Monday, July 4, 2011

Lets Rip My Story Apart: What Happens Next

After careful consideration, I've created a list of Wants and Needs

I Need...
...Stronger driving narrative
...To finish each and every mystery in a given story
...To avoid plot holes (doesn't everyone?)
...To avoid wasting the time of the reader 

Friday, July 1, 2011

Let Rip My Story Apart: A Diagnostic

Summary of Dower Travels Edward (Spoilers if you know me in real life and actually have a chance of reading the whole thing): While delivering a package to a rich capital city, a mailman accidentally unleashes an unimaginably awful monster. He then time-travels with the Arch-Mage of the city. Time travel happens every so often. Eventually the entire universe is destroyed because of all of this time travel, but the characters are unharmed.

This is literally the most succinct way for me to summarize this 180-page story.

The problem with this story is that it doesn't seem obvious to me that any part of the story is particularly bad; it's that the story as a whole is disappointing and weak with flaws and cracks that meander all throughout the duration of the adventure. This means that the only way I'll ever be able to get anything done is if I knock the thing down to the ground and start again.

My first objection: The story isn't interesting, and it doesn't need to be told. If you think of fairytales or other famous bits of writing, usually there's a sort of seed to the story, the main grain of interest to the tale that is, by itself, pretty interesting.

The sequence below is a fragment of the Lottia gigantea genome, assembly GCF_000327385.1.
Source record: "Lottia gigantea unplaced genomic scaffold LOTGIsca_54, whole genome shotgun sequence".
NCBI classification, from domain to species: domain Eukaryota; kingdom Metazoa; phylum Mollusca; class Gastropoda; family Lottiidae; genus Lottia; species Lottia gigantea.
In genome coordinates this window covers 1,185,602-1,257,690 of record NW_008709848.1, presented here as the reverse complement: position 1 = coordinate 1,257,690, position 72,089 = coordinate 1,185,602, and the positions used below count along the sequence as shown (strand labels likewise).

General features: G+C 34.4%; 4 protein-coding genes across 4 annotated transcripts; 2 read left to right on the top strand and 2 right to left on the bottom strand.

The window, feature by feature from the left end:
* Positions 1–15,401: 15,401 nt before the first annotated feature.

For instance, Dr. Jekyll and Mr. Hyde. H.G. Wells's Time Machine. Frankenstein's monster. All of these stories have a story-seed so potent that movie studios seem to be perpetually re-making them. Sometimes they're modernized a bit, or they're in the proper period, and sometimes they're in outer space for no reason. Regardless of the additional trappings, the root of the story remains the same.

A scientist creates a monster who struggles with his own humanity.

A scientist finds a way to transform himself into what he thinks is a bolder version of himself, until this new version of himself is more powerful than his actual self.

The difference being that Dalaran floats and my city is on the ground.
You get the picture. My story (colloquially referred to as Travels) lacks an interesting seed. The reason for this was because it began as a writing exercise during a particularly boring part of a Digital Arts class, written originally as Warcraft fan-fiction (but only for the first four pages). I wanted to write about the ridiculous decadence of the city of Dalaran, a city with more magic than it knows what to do with. I emailed this story to myself to continue writing at home. Knowing the primary danger of fan-fiction (at least for me, personally) is that there is a very real danger that I won't always be interested in the game, I preemptively changed the universe to an original creation so it would last longer. After the initial description of world was written, I just kept going even though I probably should have stopped, satisfied with a bit of a job well done.